The problem is that you have to pass the name of the property as a string when you fire the event from each property setter.In this post I will show you a better way, namely, how you can use lambda expressions instead of strings to pass the property name.
By creating my own dependency property on my user control, I’ve now made the filter definition controlled by the view model.
Anyone who’s developed a UI application using Windows Forms, WPF or Silverlight is probably aware that you have to implement the INotify Property Changed interface to get two-way data binding between UI elements and an underlying data source.
Define a dependency property in your User Control’s code-behind.
The Property Changed Callback event of your property should contain the troublesome code that can only be set in code-behind.
For example, you can have a button on your UI that is bound to a command in the view model.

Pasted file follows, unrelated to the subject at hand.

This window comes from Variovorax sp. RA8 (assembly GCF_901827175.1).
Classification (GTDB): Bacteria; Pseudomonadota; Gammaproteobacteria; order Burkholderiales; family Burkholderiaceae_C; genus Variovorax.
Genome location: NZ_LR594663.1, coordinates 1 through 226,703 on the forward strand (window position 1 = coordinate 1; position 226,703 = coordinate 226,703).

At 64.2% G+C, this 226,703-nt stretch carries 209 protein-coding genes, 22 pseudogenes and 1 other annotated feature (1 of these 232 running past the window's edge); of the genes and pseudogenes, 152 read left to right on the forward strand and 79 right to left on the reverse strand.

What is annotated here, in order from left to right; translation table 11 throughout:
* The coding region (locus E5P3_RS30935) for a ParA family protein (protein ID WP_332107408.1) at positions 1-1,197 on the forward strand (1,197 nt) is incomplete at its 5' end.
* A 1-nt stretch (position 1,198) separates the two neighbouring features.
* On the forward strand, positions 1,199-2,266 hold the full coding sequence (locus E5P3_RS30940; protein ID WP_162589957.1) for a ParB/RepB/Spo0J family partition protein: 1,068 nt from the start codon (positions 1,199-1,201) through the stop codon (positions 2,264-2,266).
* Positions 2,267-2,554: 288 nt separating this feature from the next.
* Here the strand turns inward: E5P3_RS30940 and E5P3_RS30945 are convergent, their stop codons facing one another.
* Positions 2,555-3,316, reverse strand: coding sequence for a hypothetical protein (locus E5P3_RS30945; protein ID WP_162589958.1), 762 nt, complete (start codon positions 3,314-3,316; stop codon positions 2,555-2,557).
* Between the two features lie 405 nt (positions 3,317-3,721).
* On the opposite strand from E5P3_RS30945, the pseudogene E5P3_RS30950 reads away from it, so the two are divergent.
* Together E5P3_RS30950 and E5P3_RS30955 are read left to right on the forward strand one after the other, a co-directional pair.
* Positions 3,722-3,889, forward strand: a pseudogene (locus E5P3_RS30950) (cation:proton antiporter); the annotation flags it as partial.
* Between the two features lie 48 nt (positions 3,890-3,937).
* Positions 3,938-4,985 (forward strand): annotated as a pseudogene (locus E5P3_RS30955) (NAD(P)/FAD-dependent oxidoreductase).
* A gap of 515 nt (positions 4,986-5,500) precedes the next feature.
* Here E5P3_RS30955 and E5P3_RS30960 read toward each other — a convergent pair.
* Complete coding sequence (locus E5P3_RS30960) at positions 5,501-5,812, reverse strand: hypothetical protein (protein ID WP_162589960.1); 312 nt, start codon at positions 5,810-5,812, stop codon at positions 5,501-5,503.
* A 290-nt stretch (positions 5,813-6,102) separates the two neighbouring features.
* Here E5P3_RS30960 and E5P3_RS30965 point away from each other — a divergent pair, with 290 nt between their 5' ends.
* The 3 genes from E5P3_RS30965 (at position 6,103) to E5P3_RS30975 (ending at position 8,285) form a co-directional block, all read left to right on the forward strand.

The command sets the public property on the view model that’s bound to the new dependency property.The reason for this is that Person needs to inform the binding that the Age property has changed so that it can get the new value.This is accomplished by implementing INotify Property Changed on Person and firing the Property Changed event in each property setter.A convenience place for this helper method is in a base class, which can also check to make sure the Property Changed event is not null.We can then refactor our Person class to call Notify Property Changed in each property setter.That way, , which will prevent your data bindings from breaking should you change a property name on your class and forget to update the property changed argument.